Coxsone Dodd - Coxsone's Dramatic and Music Centre (1961)
Re-releasing this record was one of Coxsone's final projects before his death in 2004. Marking his first entry into the LP format and one of the first LPs produced in Jamaica, this album features legends like Clancy Eccles, Clue J and the Blues Blasters and more. An excellent collection of early Jamaican RnB.
Soul Jazz Records - New Orleans Funk Vol. 4 (2016)
Nothing super fancy here, I'm just a sucker for these kinds of compilations. Obscure soul and funk artists I've never heard of? Check. A local music scene that was previously undocumented? Check. A collection of 45s previously thought to be worthless now elevated to cult-following status? Double Check. Interested? I can't turn myself away.
Deantoni Parks - Technoself (2015)
An incredible drummer and record producer, Parks is a savant for sure; he's a professor at the Berklee School of Music, has 10 solo records alone and his discography is an interested mixture of experimental, new wave, and avant garde music. Technoself contains three tracks recorded from a live performance at a fundraising show for LA radio station DubLab, and every track on the album was recorded in one take. No overdubs, no loops. This is a pretty cerebral record, but his drumming is so hypnotic I found myself listening to it twice just to revel in his mastery of the drums.
YUNGMORPHEUS x Fumitake Tamura - Mazal (2019)
Many of my friends are huge fans of YUNGMORPHEUS, but I'll be real here; I didn't really enjoy much of his MCing on this record. However, I really liked the backing beats, and upon listening to the album as an instrumental beat tape instead of a vocal release, it grew on me a bit.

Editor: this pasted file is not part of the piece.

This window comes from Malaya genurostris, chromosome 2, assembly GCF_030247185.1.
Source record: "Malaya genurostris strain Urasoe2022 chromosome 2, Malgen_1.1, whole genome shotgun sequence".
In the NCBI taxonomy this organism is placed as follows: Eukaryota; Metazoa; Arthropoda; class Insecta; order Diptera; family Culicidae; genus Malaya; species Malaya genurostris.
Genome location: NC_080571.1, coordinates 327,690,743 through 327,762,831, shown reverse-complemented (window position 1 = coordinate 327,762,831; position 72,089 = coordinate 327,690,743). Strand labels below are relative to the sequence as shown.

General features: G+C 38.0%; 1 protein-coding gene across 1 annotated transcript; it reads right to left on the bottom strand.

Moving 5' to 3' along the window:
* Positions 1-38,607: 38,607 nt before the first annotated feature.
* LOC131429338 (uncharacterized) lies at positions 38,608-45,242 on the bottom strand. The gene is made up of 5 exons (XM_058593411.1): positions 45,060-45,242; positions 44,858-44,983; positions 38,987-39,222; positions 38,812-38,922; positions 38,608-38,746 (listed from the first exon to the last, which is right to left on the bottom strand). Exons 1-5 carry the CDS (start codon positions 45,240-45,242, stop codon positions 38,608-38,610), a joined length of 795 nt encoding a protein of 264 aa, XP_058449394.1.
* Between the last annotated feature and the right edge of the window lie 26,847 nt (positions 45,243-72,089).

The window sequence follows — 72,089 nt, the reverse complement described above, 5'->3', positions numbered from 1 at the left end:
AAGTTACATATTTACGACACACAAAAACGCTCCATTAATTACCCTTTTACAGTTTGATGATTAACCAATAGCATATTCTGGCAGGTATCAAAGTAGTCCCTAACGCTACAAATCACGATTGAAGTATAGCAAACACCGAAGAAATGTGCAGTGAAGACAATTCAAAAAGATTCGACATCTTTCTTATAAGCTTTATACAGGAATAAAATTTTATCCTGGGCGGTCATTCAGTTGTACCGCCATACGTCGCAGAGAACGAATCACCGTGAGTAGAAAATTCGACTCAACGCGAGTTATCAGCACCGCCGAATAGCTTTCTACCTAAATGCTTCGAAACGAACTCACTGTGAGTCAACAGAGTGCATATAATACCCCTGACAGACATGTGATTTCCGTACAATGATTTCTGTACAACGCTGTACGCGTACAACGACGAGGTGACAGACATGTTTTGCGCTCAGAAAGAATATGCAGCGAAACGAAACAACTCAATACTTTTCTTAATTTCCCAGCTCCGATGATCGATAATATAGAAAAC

Soul Jazz Records - Coxsone's Music: The First Recordings of Sir Coxsone The Downbeat 1960 - 1962 Record B (2015)
Another amazing compilation of early Jamaican music from Coxsone Dodd. I loved the selections on this record; lots of Jamaican jazz and RnB, plus some early rocksteady and just overall feel good music. Unbeatable on wax, highly recommend.
Lee Perry and The Upsetters - High Plains Drifter; Jamaican 45s 1968 - 1973 (2012)
This compilation was released by one of my favorite labels ever, Pressure Sounds. Lee Perry was in the prime of his career during these five years, after achieving a UK Top 5 hit with 'Return of Django' and working with Bob Marley at Black Ark Studios. The cuts on this record are funny, original and overall impeccable. Enlisting mento artist Count Sticky to voice some of the tracks, the total effect achieved is a perfect image of an artist who helped shape the sound of reggae.
Fly Anakin & Pink Siifu - FlySiifu's Records & Tapes (2020)
Fly Anakin and Pink Siifu are heavyweights in the underground hip-hop scene; Both MCs write witty, cutting lyrics that are at once contemporary and timeless. I think this collaborative EP was more fun than anything for them; featuring a large amount of interludes and make-believe ads for their fantasy record shop, FlySiifu is hazy hip-hop in the best way, and has some incredible production credits and features, including Liv.e, Ohbliv and Madlib. One of my favorite records to chill to right now.
Gavsborg - Quality Time Sound System (SP) (2020)
The only SP to make this list! Gavsborg is apart of the Equinoxx Collective out of Jamaica, innovators of dancehall, dub and electronic music alike. Although their discography is largely dancehall, electronic and dub-based, this single by Gavsborg has a lovely strain of house that ties the entire eight minute track together, and manages to be both dub, electronica and house at once. I liked this single so much I bought it on the spot and the t-shirt that came with it.
Tubby Isiah - Rising High (2020)